During a São Paulo event in August, Congressman Luiz Carlos Hauly presented tax reforms intended to boost economic growth and reduce bureaucracy and the so-called «Brazil Cost».
The main ambition of the reforms is to stimulate economic growth of 5-7 percent a year, with a greater social inclusion, by reducing the concentration of wealth.
In his presentation, Federal Deputy Luiz Carlos Hauly called the current tax system «one of the most complex of the world with one of the highest indexes of tax evasion. He used words like «disorganized and chaotic» and described the current system as «a madhouse». The seminar took place in the offices of Pacheco Neto Sanden Teisseire in Sao Paulo on August 2, 2018, and was organized by NBCC, Finncham and Swedcham.
Several reform attempts
The current Brazilian tax system was created in 1965, and the keynote speaker has been part of different commissions working to reform the tax system since 1991.
The proposed reform reduces taxes on consumption while increasing income taxes. There will be tax reliefs on food and medication, as well as on exports, according to the proposal. To see Congressman Hauly´s full presentation and more details on the proposed reform, click here.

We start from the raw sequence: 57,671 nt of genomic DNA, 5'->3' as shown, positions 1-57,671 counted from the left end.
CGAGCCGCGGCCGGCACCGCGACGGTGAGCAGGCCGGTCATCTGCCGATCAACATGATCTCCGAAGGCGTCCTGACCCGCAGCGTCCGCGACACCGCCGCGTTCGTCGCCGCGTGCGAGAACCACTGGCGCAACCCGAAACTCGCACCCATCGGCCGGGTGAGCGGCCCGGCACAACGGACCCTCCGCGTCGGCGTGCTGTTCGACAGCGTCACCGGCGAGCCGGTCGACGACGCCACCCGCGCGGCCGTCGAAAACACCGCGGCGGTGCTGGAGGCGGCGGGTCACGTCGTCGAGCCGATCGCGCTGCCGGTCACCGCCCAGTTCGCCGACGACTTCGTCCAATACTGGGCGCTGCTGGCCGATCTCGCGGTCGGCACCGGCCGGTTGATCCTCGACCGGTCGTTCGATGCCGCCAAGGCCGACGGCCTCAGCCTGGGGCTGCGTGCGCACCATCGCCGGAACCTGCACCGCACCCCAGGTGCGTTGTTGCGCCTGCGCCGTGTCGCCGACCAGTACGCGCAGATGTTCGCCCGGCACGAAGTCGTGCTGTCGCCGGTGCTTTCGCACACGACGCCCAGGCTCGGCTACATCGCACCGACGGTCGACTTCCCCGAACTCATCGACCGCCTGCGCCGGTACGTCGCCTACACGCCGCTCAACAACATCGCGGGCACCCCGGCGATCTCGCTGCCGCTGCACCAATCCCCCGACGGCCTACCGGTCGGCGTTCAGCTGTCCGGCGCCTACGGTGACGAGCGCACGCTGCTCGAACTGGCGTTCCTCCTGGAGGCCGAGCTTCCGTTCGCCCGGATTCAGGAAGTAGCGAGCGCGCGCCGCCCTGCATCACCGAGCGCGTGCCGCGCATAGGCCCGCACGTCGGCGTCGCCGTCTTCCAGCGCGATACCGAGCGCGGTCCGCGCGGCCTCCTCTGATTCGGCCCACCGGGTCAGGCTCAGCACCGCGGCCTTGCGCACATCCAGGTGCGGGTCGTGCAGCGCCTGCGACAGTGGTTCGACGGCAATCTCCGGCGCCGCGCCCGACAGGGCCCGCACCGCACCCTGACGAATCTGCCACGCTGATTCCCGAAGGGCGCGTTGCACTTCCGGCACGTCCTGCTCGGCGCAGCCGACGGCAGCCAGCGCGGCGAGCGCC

Other key points are
i Strengthening of the municipalities by earmarking the revenues of taxes like IPTU, IPVA, ITBI (all on property) to the municipalities
ii Creation of a new VAT tax while ICMS, ISS, IPI, PIS, COFINS and other current taxes will be extinguished
iii Dedicated taxation on energy, cigarettes, alcohol, vehicles, gasoline iv New software and technology regulation
iv Possibility to include alternative dispute resolution mechanisms as a toll to optimize the settlement of tax disputes.
iii Dedicated taxation on energy, cigarettes, alcohol, vehicles, gasoline
iv New software and technology
The tax burden will remain 35 percent although some taxes will be extinguished, and the partition between the federation, the states and the municipalities will remain the same.
Daniel Miotto, Tax Partner at Pacheco Neto Sanden Teisseire and Marina Naime Bonin, Head of the Nokia tax department in Latin America, were also on the panel at the event. They both questioned the feedback from the states, as fear of loosing tax revenues has barred earlier reform attempts.
According to Luiz Carlos Hauly, the proposed reform has support in Congress, and there seems to be a broad consensus on the need for the tax reform. The plan is to vote the reform in stages, and the vote might start within a few months.
«The current Brazilian tax system is killing the economy. All the main presidential candidates for the 2018 presidential election are familiar with the proposal, and they understand the urgency of the reform. Without a reform, chaos will continue», Mr. Hauly said.
By Runa Hestmann, NBCC journalist